What is “in-context learning”?

Angelina Yang
3 min readAug 27

Welcome to today’s data science interview challenge! Today’s challenge is inspired by Natural Language Understanding (NLU) lecture given by Professor and Chair, Christopher Potts from Department of Linguistics at Stanford. Here it goes:

Question 1: What is “in-context learning” in the context of Large Language Models (LLMs)?

Question 2: Can you contrast standard supervision learning vs few-shot in-context learning?

Source: A Survey on In-context Learning (2023)

Here are some tips for readers’ reference:

Question 1:

In-context learning (ICL) is a paradigm that allows large language models (LLMs) to learn tasks given only a few examples in the form of demonstration. This is in contrast to traditional machine learning, where models are trained on large datasets of labeled data.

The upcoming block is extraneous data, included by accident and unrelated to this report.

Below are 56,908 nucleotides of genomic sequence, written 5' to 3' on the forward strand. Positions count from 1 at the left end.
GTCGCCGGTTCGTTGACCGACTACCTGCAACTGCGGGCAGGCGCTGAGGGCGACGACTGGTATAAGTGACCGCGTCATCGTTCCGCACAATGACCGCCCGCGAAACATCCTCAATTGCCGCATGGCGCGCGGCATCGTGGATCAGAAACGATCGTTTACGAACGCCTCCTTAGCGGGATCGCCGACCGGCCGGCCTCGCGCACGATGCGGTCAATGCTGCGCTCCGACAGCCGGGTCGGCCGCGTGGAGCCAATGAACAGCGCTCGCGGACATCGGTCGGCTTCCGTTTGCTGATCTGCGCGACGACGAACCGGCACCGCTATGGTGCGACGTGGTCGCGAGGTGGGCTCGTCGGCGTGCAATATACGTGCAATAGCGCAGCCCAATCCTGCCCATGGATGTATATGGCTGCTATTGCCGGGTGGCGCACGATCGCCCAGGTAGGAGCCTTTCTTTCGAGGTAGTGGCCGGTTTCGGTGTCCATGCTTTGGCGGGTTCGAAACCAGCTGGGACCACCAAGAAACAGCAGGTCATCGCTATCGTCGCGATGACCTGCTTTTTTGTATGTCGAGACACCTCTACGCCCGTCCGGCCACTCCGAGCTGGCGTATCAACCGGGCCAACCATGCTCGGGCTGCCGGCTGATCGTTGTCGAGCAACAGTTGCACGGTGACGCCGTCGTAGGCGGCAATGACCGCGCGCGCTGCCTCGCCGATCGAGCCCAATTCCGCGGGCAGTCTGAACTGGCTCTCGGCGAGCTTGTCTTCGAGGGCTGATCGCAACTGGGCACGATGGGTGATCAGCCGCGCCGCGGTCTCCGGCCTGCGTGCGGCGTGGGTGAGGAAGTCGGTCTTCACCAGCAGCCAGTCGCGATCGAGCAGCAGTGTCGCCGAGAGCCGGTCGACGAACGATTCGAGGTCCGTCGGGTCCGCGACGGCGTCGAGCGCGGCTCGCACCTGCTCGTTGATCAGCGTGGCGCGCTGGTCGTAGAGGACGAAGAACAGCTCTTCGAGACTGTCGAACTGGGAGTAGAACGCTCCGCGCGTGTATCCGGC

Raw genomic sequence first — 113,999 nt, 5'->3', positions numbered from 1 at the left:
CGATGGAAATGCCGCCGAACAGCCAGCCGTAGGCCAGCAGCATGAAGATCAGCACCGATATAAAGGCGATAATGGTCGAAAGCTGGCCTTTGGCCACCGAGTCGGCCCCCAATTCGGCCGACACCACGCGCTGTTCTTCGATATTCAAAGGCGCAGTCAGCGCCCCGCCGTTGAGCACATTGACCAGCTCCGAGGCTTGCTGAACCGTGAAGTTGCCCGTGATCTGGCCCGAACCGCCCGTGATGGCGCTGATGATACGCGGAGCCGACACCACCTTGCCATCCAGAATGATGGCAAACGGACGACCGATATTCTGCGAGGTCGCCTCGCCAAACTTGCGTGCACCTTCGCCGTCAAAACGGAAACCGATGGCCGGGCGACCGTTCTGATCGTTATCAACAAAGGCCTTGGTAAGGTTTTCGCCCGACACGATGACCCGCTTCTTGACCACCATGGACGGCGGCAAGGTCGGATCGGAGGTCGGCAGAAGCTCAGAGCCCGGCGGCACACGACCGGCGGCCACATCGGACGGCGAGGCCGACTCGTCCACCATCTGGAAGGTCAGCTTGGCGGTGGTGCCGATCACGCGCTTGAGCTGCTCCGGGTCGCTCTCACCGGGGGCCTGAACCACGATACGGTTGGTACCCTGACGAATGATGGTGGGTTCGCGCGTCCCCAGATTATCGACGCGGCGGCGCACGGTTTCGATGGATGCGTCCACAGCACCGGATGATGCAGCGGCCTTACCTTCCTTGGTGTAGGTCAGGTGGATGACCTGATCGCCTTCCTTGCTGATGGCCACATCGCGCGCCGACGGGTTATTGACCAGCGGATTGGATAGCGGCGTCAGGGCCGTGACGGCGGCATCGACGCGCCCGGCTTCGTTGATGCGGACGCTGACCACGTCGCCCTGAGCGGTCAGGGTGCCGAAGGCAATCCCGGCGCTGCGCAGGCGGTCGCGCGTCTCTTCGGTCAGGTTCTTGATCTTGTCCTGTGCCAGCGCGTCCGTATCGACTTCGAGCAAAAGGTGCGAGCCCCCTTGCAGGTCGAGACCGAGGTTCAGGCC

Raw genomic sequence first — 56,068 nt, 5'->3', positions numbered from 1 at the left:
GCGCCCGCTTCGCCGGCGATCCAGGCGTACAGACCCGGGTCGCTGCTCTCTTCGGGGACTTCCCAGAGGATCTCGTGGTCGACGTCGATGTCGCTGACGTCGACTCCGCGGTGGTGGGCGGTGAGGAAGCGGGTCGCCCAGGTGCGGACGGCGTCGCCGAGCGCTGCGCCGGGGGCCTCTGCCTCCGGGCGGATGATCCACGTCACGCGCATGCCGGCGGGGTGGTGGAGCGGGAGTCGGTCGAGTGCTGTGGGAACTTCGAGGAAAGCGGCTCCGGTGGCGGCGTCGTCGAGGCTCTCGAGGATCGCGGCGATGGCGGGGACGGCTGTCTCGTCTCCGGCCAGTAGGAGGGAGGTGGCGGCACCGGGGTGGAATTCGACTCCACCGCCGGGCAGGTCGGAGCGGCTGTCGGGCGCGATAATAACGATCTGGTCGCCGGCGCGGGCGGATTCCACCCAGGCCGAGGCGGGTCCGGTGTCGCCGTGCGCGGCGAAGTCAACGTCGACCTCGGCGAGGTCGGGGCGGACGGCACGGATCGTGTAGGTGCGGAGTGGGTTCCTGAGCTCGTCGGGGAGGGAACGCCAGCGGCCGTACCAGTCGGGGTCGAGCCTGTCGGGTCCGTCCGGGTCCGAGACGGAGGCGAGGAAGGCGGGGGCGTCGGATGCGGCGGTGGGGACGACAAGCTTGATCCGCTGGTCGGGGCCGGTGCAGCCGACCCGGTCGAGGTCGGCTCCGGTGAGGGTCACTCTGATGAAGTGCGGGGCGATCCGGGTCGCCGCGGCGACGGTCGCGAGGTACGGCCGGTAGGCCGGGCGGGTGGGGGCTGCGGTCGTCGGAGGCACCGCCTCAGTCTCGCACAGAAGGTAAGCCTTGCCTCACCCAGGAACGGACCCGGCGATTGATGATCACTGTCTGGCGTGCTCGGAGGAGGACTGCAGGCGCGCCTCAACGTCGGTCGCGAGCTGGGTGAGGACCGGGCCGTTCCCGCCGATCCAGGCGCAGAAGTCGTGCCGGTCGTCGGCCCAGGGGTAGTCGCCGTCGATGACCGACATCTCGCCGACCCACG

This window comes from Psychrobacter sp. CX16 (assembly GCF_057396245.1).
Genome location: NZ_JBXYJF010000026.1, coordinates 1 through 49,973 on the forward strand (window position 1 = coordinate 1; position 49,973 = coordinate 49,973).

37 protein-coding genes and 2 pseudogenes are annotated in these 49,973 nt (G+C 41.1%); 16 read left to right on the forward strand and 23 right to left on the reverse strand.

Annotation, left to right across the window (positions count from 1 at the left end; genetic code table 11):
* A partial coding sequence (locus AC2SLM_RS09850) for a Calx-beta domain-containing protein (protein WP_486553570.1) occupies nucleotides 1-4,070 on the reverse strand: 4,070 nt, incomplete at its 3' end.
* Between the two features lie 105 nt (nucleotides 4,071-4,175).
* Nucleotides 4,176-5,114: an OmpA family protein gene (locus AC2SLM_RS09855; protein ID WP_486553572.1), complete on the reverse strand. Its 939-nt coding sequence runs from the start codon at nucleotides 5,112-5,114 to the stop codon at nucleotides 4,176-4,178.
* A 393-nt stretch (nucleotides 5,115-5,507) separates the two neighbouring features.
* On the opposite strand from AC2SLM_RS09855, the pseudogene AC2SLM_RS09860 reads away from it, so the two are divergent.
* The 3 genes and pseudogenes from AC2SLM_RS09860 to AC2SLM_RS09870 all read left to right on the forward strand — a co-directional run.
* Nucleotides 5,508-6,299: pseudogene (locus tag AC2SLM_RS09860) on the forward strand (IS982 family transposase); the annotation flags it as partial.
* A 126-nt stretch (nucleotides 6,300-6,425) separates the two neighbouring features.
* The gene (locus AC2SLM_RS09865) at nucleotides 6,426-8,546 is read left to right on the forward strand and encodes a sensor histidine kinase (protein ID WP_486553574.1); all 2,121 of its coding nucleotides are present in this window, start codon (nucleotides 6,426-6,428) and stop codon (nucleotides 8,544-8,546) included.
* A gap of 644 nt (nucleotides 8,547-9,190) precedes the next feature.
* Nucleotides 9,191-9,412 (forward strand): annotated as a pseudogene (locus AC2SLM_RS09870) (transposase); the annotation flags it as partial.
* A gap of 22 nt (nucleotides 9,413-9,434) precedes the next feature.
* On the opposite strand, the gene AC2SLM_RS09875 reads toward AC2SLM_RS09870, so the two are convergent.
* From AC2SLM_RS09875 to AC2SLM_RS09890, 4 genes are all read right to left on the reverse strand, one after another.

The key idea behind ICL is that LLMs can learn to generalize from a few examples by identifying the underlying relationships between the examples. This is done by using the model’s ability to understand the context of the examples.

For example, an LLM could be given the following examples to learn the task of summarizing news articles:

  • “The president gave a speech about the economy.”
  • “The stock market went up after the speech.”
  • “The president’s approval ratings went up after the speech.

The LLM could then use the context of these examples to learn that the president’s speech caused the stock market to go up and his approval ratings to go up. This knowledge could then be used to summarize new articles about the president’s speeches.

Question 2:

The key idea of in-context learning is to learn from analogy.

  • Standard supervised learning is a traditional machine learning paradigm where the model is trained on a large dataset of labeled data. The labels provide the model with information about the correct output for each input. The model then learns to map inputs to outputs by minimizing a loss function.
Angelina Yang